Challenge #21 ~ Cancer Fighting SuperFoods

Read the blog post on the July Theme ~ FOOD

Image by PublicDomainPictures from Pixabay

Everyone knows someone who has been diagnosed with cancer. Receiving Cancer news is just so shocking. It makes us feel completely helpless and makes us ask: why him/her/me? Will he/she/I survive? Could he/she/I have prevented it? 

A friend once told the story about her father who was diagnosed with colon cancer. The whole family was filled with fear and despair, unable to imagine a world without his beautiful eyes and his wisdom! At the same time, the now grown children were very angry. Why did he not do anything to prevent that? They knew little about cancer but enough to realize that a healthy lifestyle can prevent some diseases.  Her father was an obese, sedentary smoker which increased his risk in developing cancer. 

Luckily the surgery was successful and he recovered. As a result, the whole family started to explore how lifestyle can actually reduce risks of developing cancer and even prevent it. According to an American study only 5–10% of all cancer cases can be attributed to genetic defects, whereas the remaining 90–95% have their root cause in the environment and lifestyle, with as many as 30–35% linked to diet.

A comprehensive review of thousands of studies on diet, physical activity, and weight conducted for the World Cancer Research Fund and the American Institute for Cancer Research pointed to the benefits of eating a mostly plant-based diet. At the same time, several studies demonstrated that long-term consumption of red meat and particularly of processed meat is associated with an increased risk of total mortality, cardiovascular disease, colorectal cancer and type 2 diabetes. 

Some superfoods in a plant-based diet appear to be particularly healthy and useful in cancer prevention.  Here are 10 superfoods that can greatly contribute to lowering risks factors for developing cancer: 

  1. Cruciferous – Cauliflower, cabbage, kale, broccoli, Brussels sprouts, etc, contain not only antioxidants but also glucosinolates like indole-3-carbinol, which have been found to help prevent cancer cells from spreading, improve your body’s detoxification system, and may play a role in preventing bladder, breast, colon and prostate cancers. Cruciferous are also a rich source of anti-inflammatory nutrients.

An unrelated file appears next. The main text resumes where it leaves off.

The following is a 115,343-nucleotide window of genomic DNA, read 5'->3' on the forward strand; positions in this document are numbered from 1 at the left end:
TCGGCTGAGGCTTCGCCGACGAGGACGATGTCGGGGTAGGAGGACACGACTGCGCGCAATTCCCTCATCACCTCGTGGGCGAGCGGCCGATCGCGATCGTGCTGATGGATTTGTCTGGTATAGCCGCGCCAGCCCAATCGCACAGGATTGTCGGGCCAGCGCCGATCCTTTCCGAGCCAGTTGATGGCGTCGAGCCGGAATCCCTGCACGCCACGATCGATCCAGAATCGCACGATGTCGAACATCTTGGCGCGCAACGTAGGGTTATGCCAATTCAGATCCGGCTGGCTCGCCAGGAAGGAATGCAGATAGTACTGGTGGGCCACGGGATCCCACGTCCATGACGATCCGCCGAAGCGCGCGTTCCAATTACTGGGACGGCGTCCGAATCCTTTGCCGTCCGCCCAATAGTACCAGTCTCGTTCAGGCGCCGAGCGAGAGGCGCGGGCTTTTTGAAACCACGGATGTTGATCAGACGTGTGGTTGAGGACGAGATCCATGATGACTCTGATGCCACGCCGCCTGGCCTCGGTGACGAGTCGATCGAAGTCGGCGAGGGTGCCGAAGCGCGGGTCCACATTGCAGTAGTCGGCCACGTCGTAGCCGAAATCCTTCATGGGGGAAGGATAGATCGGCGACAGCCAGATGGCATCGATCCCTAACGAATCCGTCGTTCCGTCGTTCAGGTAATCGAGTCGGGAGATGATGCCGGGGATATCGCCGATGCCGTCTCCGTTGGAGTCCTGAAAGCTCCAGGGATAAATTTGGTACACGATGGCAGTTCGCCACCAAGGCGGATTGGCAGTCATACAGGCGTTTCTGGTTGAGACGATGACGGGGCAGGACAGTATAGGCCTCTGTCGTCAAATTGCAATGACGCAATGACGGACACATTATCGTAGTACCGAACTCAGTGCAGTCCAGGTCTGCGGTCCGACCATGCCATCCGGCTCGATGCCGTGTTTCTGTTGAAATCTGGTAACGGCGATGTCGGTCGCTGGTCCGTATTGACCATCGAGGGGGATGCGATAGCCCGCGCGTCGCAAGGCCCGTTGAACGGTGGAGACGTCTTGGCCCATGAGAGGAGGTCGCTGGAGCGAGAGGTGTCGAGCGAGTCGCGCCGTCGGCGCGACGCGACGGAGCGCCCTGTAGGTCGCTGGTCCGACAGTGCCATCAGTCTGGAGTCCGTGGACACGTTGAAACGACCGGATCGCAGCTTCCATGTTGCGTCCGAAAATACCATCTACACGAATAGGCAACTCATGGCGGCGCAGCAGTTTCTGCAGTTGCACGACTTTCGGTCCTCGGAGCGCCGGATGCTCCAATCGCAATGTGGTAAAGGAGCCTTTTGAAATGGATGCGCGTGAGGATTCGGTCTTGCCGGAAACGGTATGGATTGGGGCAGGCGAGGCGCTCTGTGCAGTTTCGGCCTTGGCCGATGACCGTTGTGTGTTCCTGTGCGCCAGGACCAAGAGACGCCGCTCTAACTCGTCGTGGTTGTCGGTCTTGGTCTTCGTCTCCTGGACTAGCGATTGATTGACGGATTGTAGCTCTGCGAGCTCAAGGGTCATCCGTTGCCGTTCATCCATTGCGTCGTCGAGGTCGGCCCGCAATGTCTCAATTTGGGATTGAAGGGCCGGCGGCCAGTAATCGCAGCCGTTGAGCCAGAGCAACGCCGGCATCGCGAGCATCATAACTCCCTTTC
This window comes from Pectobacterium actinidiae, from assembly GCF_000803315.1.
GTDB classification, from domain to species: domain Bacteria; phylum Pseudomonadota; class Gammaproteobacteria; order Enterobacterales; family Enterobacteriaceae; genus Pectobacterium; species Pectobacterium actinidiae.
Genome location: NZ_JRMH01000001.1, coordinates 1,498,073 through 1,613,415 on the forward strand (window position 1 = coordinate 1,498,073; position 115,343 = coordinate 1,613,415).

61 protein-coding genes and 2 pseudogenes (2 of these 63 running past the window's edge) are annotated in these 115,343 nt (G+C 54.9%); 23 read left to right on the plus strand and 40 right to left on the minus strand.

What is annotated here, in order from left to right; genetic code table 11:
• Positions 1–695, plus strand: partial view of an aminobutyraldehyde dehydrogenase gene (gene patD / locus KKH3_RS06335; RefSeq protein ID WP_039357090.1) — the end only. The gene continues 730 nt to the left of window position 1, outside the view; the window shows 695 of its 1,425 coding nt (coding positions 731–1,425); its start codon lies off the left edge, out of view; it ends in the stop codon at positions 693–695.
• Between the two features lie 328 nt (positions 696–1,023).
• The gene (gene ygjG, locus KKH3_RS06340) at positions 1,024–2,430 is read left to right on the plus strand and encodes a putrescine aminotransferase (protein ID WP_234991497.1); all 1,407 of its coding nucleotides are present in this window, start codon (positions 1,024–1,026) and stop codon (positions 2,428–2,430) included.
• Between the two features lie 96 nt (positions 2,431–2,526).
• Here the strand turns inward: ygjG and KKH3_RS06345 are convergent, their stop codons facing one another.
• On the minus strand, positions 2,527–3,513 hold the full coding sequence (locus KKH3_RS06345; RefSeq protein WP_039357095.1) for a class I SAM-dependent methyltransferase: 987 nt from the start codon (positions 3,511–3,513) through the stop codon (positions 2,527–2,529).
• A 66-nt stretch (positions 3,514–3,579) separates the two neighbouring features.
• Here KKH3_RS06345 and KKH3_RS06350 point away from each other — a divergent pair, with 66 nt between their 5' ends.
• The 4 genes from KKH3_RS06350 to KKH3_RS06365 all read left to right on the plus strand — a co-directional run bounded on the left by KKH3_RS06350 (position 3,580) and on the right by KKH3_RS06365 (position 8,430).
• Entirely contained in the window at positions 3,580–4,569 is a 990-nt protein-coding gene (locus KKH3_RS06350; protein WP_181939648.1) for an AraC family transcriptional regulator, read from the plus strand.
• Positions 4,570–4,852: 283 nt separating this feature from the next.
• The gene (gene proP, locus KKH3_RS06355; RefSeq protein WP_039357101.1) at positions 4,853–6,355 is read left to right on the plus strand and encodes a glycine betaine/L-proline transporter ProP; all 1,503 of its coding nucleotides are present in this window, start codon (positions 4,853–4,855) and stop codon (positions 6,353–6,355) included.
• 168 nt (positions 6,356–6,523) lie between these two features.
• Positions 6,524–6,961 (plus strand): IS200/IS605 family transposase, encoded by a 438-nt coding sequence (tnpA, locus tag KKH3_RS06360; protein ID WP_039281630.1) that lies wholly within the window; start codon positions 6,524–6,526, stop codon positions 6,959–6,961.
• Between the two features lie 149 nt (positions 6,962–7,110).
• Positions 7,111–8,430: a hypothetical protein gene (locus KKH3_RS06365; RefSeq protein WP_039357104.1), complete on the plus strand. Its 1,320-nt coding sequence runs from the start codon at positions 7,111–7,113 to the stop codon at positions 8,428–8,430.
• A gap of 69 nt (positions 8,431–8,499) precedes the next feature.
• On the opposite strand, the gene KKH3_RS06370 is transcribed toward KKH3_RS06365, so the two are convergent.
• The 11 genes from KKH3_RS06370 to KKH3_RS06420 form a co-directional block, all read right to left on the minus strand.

2. Berries – Strawberries, raspberries, blueberries, … any type of berry is a rich source of antioxidants called anthocyanins. These super nutrients may help suppress the spread of cancer cells and inhibit mutations caused by mutagens in cooked foods, as well as provide strong anti-inflammatory activities. 
  3. Garlic – Garlic’s anti-cancer activity appears to stem from its allyl sulfur compounds and phytochemicals common to the allium family, which also include onions and scallions. Most of the research related to garlic and cancers have focused on colorectal and stomach. 
  4. Kiwi – One kiwi will not only give you 120% of your daily-recommended value of vitamin C, but this fruit also contains phytochemicals that help repair damaged DNA, thereby helping to prevent cancer. 
  5. Spinach – There are more than a dozen different phytonutrients known as flavonoids in spinach, making this leafy green one of the best around. Along with potent anti-cancer properties, flavonoids are also anti-inflammatory, which also may lower your risk of cancer.
  6. Watermelon – Watermelon is a source of the carotenoid lycopene, a powerful antioxidant that is known to help prevent many types of cancer, including prostate, breast, endometrial, lung and colorectal. While tomatoes are often mentioned as a go-to source for beneficial lycopene, watermelon actually contains a higher concentration of this antioxidant than any other type of produce.
  7. Tomatoes – Tomatoe’s cancer preventive potential comes from being a non-starchy vegetable as well as a source of vitamin C, carotenoids and the antioxidant lycopene. Your body may absorb lycopene better from processed tomato foods such as cooked sauce.